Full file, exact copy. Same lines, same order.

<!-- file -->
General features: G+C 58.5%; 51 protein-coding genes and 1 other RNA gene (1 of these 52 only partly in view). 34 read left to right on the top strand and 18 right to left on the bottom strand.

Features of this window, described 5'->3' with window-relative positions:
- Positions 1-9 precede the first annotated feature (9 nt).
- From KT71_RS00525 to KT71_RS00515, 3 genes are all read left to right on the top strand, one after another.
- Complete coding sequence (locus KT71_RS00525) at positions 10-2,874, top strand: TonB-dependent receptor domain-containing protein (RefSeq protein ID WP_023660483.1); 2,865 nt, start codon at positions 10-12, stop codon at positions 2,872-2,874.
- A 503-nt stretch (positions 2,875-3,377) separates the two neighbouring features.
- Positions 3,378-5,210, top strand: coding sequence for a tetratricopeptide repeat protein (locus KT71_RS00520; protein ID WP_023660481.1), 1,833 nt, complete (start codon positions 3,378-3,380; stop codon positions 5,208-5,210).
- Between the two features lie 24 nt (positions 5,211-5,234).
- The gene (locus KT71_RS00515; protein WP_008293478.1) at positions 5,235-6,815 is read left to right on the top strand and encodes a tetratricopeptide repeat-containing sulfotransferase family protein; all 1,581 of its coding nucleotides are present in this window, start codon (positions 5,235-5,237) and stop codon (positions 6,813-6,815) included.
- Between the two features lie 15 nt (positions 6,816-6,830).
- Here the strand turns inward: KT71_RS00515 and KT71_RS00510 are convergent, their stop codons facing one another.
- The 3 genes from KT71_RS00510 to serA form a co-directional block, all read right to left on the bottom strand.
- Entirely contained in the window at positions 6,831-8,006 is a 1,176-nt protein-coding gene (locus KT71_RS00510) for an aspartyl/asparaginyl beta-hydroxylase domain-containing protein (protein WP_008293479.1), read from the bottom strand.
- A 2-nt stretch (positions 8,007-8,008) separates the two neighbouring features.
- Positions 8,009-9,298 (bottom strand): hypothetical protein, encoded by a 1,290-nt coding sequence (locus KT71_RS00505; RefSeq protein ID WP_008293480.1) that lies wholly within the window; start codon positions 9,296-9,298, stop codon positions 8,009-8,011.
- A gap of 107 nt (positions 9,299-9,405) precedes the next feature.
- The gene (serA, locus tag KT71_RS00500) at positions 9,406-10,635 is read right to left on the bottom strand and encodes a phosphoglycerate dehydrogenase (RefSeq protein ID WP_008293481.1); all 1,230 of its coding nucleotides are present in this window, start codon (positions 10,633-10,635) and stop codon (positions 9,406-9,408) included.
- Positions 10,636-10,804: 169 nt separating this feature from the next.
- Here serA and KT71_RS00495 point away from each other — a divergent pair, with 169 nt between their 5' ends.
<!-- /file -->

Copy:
General features: G+C 58.5%; 51 protein-coding genes and 1 other RNA gene (1 of these 52 only partly in view). 34 read left to right on the top strand and 18 right to left on the bottom strand.

Features of this window, described 5'->3' with window-relative positions:
- Positions 1-9 precede the first annotated feature (9 nt).
- From KT71_RS00525 to KT71_RS00515, 3 genes are all read left to right on the top strand, one after another.
- Complete coding sequence (locus KT71_RS00525) at positions 10-2,874, top strand: TonB-dependent receptor domain-containing protein (RefSeq protein ID WP_023660483.1); 2,865 nt, start codon at positions 10-12, stop codon at positions 2,872-2,874.
- A 503-nt stretch (positions 2,875-3,377) separates the two neighbouring features.
- Positions 3,378-5,210, top strand: coding sequence for a tetratricopeptide repeat protein (locus KT71_RS00520; protein ID WP_023660481.1), 1,833 nt, complete (start codon positions 3,378-3,380; stop codon positions 5,208-5,210).
- Between the two features lie 24 nt (positions 5,211-5,234).
- The gene (locus KT71_RS00515; protein WP_008293478.1) at positions 5,235-6,815 is read left to right on the top strand and encodes a tetratricopeptide repeat-containing sulfotransferase family protein; all 1,581 of its coding nucleotides are present in this window, start codon (positions 5,235-5,237) and stop codon (positions 6,813-6,815) included.
- Between the two features lie 15 nt (positions 6,816-6,830).
- Here the strand turns inward: KT71_RS00515 and KT71_RS00510 are convergent, their stop codons facing one another.
- The 3 genes from KT71_RS00510 to serA form a co-directional block, all read right to left on the bottom strand.
- Entirely contained in the window at positions 6,831-8,006 is a 1,176-nt protein-coding gene (locus KT71_RS00510) for an aspartyl/asparaginyl beta-hydroxylase domain-containing protein (protein WP_008293479.1), read from the bottom strand.
- A 2-nt stretch (positions 8,007-8,008) separates the two neighbouring features.
- Positions 8,009-9,298 (bottom strand): hypothetical protein, encoded by a 1,290-nt coding sequence (locus KT71_RS00505; RefSeq protein ID WP_008293480.1) that lies wholly within the window; start codon positions 9,296-9,298, stop codon positions 8,009-8,011.
- A gap of 107 nt (positions 9,299-9,405) precedes the next feature.
- The gene (serA, locus tag KT71_RS00500) at positions 9,406-10,635 is read right to left on the bottom strand and encodes a phosphoglycerate dehydrogenase (RefSeq protein ID WP_008293481.1); all 1,230 of its coding nucleotides are present in this window, start codon (positions 10,633-10,635) and stop codon (positions 9,406-9,408) included.
- Positions 10,636-10,804: 169 nt separating this feature from the next.
- Here serA and KT71_RS00495 point away from each other — a divergent pair, with 169 nt between their 5' ends.